I’ve started reading Revolutionary Road by Richard Yates this week, and although I thought that it would have no relevance to my life, I’ve found that a couple of passages have been particularly meaningful, even though I know nothing about what it means to be married and to be trapped in a marriage. I feel like I particularly understand where Frank is coming from, living a life that is so much less than the one he’d imagined for himself.
A couple of noteworthy passages:
Before long (and particularly after the second year, with both of his parents dead) he had stopped trying to explain that part of it, and begun to dwell on the other comic aspects of the job: the absurd discrepancy of his own ideals and those of Knox Business Machines; the gulf between the amount of energy he was supposed to give the company and the amount he actually gave. “I mean the great advantage of a place like Knox is that you can sort of turn your mind off every morning at nine and leave it off all day, and nobody knows the difference.”
More recently still, and particularly since moving to the country, he had taken to avoiding the whole topic whenever possible by replying, to the question of what he did for a living, that he didn’t do anything, really; that he had the dullest job you could possibly imagine.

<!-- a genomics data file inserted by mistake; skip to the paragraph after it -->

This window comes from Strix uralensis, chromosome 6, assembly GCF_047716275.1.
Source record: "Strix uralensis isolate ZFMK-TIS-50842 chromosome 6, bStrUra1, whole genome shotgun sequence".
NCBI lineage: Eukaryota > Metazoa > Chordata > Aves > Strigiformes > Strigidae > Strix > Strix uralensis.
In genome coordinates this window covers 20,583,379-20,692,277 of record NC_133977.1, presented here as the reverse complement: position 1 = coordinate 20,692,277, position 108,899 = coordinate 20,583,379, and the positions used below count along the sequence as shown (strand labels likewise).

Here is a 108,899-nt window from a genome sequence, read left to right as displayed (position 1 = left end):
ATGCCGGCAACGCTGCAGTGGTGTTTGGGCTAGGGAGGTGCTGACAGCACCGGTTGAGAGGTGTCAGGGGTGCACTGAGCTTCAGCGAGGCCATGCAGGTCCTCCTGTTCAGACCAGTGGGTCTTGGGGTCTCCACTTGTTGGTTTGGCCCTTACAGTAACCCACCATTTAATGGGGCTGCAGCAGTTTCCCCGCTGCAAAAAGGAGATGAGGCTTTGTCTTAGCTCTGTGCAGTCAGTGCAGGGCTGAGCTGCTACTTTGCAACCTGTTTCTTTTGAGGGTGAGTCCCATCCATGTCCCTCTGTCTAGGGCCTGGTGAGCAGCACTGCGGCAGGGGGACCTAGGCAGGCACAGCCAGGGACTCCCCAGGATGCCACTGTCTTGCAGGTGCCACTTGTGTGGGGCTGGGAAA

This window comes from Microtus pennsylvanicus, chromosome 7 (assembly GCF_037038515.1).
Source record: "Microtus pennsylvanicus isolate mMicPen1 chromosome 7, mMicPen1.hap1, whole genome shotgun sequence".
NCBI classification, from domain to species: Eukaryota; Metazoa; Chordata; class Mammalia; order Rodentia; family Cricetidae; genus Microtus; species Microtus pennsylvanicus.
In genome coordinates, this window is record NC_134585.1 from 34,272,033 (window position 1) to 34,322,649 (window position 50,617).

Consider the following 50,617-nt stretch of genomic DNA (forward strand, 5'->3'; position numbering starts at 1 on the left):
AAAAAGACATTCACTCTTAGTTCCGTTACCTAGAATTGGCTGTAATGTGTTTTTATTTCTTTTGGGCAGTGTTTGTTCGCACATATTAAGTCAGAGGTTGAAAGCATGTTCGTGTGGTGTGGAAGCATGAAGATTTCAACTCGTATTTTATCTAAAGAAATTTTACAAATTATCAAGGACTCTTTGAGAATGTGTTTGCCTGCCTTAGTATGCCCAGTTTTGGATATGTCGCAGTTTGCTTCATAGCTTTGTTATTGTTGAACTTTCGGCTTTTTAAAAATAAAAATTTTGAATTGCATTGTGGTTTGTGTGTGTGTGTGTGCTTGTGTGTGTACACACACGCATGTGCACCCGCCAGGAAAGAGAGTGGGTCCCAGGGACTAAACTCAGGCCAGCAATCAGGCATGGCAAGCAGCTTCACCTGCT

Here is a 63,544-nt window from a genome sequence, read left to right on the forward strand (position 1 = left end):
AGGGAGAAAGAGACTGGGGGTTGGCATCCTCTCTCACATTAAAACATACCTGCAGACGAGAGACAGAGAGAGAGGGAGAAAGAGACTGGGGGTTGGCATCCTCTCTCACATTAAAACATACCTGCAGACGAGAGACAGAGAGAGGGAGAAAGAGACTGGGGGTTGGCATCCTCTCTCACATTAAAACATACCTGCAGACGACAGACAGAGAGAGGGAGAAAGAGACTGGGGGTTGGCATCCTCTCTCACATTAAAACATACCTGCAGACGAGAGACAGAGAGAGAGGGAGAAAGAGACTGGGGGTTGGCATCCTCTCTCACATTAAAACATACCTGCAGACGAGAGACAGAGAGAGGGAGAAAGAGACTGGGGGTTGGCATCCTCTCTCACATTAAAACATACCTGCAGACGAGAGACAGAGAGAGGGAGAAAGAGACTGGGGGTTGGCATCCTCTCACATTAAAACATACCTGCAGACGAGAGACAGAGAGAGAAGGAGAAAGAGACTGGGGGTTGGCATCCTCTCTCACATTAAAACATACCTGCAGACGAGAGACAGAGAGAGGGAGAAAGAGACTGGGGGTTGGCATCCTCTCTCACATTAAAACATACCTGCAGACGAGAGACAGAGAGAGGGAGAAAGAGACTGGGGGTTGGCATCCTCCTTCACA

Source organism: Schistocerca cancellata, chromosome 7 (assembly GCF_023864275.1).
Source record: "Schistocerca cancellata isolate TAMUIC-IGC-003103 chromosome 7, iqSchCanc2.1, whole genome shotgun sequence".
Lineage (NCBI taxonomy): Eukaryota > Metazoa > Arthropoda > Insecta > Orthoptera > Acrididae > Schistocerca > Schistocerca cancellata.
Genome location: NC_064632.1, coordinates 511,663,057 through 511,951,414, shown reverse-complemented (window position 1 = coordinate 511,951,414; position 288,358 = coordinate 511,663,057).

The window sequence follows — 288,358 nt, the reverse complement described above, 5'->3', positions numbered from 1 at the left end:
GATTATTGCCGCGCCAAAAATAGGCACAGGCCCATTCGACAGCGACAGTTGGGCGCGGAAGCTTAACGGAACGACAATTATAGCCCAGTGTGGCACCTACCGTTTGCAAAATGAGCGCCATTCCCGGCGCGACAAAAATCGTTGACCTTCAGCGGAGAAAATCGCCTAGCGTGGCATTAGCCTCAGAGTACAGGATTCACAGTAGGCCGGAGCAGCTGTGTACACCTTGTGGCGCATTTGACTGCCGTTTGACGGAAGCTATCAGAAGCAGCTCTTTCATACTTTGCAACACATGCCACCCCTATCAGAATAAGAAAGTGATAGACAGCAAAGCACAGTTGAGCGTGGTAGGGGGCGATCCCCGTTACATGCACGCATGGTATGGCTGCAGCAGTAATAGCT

Over the years he had discovered slight sensory distinctions between it and all the others of the building; it was no more or less pleasant, but different for being “his” floor. It was his bright, dry, daily ordeal, his personal measure of tedium. It had taught him new ways of spacing out the hours of the day — almost time to go down for coffee; almost time to go out for lunch; almost time to go home — and he had come to rely on the desolate wastes of time that lay between these pleasures as an invalid comes to rely on the certainty of recurring pain. It was a part of him.
I’m curious about the fate of Frank and April Wheeler.